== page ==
Poetry festival celebrates the rhythms of language
Every two years something magical happens in tiny Waterloo, near Stanhope, N.J. For four days, this restored historical village is alive with the rhythm and music of language. It is alive with poetry.
Waterloo is home to the Geraldine R. Dodge Poetry Festival, the largest poetry event in North America. Founded in 1986, the biennial celebration draws thousands of people from around the country. More than 15,000 are expected to attend this year's festival, which begins today and runs through Sept. 24.
Stepping onto the festival grounds is a bit like stepping into the mythical land of Brigadoon. The ordinary world fades away, as if Mnemosyne, the muse of poetry, had designed the set. People gather, even in the coldest of winds, under the large main tent or in many smaller ones. Language lovers fill the church, the gristmill, the gazebo, the museum. Everywhere the air is filled with electricity and awe. But the setting is only part of the enchantment.
The Dodge festival features dozens of the biggest and brightest contemporary writers. Major poets like Lucille Clifton, Edward Hirsch, and Yusef Komunyakaa will be part of this year's celebration. The new poet laureates of New Jersey and the United States will also be featured. Attendees will pick and choose from dozens of readings, workshops, and "conversations on craft." Events run from morning till night, and no one could possibly hear them all.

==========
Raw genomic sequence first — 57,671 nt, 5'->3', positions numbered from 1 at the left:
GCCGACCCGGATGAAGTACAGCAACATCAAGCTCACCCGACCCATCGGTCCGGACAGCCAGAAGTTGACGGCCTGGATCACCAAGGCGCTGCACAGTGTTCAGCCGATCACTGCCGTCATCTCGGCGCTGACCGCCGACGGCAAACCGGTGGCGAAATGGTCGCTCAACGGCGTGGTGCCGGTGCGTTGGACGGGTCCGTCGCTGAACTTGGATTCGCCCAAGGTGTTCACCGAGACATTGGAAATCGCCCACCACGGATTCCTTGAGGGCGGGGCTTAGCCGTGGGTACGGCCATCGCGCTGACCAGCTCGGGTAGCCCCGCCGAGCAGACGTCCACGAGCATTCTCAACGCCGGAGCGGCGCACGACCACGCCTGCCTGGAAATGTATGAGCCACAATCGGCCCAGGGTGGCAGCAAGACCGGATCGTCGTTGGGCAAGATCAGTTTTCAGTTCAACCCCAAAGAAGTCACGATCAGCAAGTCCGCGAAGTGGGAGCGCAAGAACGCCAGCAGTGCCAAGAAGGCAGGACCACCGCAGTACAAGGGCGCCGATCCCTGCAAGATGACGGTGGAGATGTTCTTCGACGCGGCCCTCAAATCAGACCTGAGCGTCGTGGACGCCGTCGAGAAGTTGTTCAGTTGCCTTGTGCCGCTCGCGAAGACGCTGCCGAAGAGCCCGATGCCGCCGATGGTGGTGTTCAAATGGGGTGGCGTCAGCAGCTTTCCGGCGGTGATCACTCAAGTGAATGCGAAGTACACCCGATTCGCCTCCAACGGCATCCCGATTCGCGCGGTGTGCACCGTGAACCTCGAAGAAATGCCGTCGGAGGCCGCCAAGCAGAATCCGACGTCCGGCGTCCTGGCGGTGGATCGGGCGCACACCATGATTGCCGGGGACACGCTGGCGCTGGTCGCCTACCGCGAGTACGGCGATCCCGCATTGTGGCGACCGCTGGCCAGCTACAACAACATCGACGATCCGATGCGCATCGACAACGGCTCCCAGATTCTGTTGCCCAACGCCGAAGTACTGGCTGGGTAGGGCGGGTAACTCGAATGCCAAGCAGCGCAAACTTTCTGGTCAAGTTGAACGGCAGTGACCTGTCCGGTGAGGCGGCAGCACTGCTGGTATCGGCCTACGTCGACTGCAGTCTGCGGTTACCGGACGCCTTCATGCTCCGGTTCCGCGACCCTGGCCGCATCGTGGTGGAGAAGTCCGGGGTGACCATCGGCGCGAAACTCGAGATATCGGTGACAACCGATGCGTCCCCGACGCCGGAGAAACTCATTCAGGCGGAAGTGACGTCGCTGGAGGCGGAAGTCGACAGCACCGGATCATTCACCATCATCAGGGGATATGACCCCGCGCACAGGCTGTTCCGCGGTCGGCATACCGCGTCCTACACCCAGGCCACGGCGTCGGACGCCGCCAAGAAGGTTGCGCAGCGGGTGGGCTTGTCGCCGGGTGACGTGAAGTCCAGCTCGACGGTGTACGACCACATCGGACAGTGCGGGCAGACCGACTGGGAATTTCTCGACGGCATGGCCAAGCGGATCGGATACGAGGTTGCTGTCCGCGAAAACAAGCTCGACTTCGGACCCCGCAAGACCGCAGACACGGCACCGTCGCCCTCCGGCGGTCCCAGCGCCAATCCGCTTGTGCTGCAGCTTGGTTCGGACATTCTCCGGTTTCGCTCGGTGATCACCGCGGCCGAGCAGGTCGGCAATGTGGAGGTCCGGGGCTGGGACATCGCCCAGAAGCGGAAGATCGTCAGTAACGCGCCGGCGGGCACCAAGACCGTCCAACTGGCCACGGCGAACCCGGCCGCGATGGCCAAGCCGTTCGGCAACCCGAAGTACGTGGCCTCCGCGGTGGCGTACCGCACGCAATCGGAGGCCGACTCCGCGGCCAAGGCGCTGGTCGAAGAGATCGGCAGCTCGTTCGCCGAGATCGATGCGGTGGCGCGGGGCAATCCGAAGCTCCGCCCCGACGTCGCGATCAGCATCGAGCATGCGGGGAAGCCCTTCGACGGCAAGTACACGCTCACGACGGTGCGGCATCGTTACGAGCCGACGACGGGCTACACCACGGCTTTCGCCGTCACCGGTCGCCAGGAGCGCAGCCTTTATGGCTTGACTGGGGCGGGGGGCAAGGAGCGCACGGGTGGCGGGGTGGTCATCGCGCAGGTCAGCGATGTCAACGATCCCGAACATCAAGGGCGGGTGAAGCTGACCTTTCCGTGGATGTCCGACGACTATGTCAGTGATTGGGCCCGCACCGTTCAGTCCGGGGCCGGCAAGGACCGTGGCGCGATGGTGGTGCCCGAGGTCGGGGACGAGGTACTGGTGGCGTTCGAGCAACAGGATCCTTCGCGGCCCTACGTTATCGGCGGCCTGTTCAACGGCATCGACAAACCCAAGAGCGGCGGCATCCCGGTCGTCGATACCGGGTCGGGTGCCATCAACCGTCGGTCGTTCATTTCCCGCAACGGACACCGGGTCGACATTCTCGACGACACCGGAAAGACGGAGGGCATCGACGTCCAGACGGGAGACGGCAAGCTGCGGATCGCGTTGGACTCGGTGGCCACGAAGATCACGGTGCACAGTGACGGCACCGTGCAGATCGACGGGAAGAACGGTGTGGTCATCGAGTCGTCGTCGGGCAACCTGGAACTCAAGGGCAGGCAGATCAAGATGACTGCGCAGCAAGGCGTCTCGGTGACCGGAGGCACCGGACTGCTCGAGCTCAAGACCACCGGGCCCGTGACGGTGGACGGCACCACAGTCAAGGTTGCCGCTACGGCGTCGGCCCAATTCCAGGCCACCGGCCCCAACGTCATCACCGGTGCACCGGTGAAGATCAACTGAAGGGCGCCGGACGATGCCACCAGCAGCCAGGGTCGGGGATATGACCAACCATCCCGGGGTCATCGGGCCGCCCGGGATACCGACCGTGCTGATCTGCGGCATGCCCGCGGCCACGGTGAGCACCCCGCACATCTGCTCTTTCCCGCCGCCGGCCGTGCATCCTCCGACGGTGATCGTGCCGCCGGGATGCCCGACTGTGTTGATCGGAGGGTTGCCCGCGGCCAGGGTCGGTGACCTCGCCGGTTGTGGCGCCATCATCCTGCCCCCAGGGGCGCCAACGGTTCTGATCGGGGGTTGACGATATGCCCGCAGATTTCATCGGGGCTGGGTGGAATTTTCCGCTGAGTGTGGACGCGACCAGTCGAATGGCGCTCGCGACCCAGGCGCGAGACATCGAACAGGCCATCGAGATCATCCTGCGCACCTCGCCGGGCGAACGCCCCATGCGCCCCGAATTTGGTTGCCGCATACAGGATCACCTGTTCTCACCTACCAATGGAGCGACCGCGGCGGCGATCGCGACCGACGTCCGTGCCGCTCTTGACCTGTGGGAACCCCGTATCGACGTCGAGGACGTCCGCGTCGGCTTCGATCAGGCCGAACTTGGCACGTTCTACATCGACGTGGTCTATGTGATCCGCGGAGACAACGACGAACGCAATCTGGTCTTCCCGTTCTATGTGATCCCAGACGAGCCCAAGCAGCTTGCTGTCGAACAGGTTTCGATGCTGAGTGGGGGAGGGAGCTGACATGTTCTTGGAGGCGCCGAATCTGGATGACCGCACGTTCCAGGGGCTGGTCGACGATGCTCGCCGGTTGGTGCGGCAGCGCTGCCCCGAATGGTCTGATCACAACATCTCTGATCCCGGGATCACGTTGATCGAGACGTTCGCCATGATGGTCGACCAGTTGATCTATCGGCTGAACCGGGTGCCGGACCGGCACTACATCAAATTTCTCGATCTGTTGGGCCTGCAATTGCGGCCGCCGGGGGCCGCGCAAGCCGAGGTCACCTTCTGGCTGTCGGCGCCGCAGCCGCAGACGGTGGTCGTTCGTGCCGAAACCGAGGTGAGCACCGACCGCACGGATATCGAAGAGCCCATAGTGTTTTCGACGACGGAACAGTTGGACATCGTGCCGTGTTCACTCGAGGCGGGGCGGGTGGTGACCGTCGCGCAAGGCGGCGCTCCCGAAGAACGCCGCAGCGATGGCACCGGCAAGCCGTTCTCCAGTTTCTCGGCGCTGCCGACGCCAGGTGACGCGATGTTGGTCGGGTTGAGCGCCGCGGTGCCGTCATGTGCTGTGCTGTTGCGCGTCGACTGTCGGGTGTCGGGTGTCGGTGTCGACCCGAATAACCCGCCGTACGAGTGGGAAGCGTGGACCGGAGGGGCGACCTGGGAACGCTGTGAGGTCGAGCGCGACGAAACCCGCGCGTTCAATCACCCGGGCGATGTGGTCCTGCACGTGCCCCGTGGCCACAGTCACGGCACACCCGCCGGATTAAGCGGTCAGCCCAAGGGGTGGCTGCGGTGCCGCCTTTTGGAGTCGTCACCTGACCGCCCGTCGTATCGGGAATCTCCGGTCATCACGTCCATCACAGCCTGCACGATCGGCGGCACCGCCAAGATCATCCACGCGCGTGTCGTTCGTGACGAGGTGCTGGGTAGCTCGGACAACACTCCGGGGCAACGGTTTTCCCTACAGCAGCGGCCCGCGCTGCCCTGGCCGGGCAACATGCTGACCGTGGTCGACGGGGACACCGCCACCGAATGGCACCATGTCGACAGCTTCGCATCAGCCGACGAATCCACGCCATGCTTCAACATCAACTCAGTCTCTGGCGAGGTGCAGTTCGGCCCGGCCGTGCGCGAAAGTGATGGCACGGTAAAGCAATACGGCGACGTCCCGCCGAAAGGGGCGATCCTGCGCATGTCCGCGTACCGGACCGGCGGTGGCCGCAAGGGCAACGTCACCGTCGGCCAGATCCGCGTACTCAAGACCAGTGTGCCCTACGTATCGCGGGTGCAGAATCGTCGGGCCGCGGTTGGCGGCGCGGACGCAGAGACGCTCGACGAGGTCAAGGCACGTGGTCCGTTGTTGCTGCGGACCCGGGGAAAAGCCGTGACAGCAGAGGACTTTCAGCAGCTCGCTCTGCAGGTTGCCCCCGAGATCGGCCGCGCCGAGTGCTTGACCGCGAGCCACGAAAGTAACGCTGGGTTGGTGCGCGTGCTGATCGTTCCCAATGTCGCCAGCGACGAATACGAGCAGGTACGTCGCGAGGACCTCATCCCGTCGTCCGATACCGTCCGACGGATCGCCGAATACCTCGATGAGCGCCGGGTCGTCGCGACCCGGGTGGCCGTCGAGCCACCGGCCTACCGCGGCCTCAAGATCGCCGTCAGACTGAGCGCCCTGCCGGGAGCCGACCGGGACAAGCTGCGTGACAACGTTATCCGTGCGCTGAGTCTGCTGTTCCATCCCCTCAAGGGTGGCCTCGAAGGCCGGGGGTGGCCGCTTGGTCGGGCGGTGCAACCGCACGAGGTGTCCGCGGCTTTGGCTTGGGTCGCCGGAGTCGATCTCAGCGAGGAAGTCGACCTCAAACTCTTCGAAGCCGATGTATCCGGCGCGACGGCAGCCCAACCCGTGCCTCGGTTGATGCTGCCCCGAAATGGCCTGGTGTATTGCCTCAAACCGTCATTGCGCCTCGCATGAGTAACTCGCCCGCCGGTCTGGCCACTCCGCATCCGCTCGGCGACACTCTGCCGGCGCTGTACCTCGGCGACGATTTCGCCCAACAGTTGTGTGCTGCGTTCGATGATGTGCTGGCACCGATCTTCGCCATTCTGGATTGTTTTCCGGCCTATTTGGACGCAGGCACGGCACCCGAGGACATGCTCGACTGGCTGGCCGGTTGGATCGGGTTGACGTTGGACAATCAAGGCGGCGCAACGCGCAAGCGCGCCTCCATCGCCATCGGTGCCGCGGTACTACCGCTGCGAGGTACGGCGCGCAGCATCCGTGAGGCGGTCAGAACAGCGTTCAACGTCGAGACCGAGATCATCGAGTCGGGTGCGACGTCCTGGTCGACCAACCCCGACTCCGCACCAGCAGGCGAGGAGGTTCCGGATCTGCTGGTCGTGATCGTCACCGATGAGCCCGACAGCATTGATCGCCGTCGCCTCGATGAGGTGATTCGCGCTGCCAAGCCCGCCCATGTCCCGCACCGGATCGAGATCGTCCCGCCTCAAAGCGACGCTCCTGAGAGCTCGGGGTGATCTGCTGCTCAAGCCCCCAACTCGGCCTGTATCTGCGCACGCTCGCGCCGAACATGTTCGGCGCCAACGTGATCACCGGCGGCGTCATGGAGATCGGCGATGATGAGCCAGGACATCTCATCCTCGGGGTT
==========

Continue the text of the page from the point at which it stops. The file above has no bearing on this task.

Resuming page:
The festival is all about immersion, about poetry in all its various styles, including hip-hop and "spoken word." It is about taking poetry out of the stuffy chambers in ivory towers and libraries, and making it part of everyday life. This festival is not just for professional poets. Nearly 4,000 students and 2,000 teachers from across the country will attend.
No other poetry event rivals the Dodge in size or scope. Perhaps that's why the festival draws people like Bill Moyers, who filmed his "Language of Life" PBS series there. This is a truly magical place, but unlike Brigadoon, when its mists clear, the echoes are meant to be lasting.
(c) Copyright 2000. The Christian Science Publishing Society